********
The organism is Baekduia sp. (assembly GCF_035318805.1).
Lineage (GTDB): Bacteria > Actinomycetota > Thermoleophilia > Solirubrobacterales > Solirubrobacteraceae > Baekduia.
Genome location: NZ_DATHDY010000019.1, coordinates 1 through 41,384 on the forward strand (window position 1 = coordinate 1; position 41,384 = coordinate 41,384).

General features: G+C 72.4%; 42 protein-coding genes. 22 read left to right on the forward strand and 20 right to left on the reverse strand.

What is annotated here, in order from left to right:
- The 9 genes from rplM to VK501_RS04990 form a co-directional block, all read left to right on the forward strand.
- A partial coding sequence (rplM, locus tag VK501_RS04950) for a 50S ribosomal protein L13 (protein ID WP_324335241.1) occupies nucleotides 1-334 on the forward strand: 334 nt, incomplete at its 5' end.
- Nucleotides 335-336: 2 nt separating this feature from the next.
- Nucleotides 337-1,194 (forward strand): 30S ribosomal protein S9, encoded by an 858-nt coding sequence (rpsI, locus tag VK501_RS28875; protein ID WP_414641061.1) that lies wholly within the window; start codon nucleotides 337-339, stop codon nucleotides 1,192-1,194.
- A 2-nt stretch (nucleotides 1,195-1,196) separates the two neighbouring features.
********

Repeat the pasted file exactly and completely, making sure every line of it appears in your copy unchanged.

The organism is Baekduia sp. (assembly GCF_035318805.1).
Lineage (GTDB): Bacteria > Actinomycetota > Thermoleophilia > Solirubrobacterales > Solirubrobacteraceae > Baekduia.
Genome location: NZ_DATHDY010000019.1, coordinates 1 through 41,384 on the forward strand (window position 1 = coordinate 1; position 41,384 = coordinate 41,384).

General features: G+C 72.4%; 42 protein-coding genes. 22 read left to right on the forward strand and 20 right to left on the reverse strand.

What is annotated here, in order from left to right:
- The 9 genes from rplM to VK501_RS04990 form a co-directional block, all read left to right on the forward strand.
- A partial coding sequence (rplM, locus tag VK501_RS04950) for a 50S ribosomal protein L13 (protein ID WP_324335241.1) occupies nucleotides 1-334 on the forward strand: 334 nt, incomplete at its 5' end.
- Nucleotides 335-336: 2 nt separating this feature from the next.
- Nucleotides 337-1,194 (forward strand): 30S ribosomal protein S9, encoded by an 858-nt coding sequence (rpsI, locus tag VK501_RS28875; protein ID WP_414641061.1) that lies wholly within the window; start codon nucleotides 337-339, stop codon nucleotides 1,192-1,194.
- A 2-nt stretch (nucleotides 1,195-1,196) separates the two neighbouring features.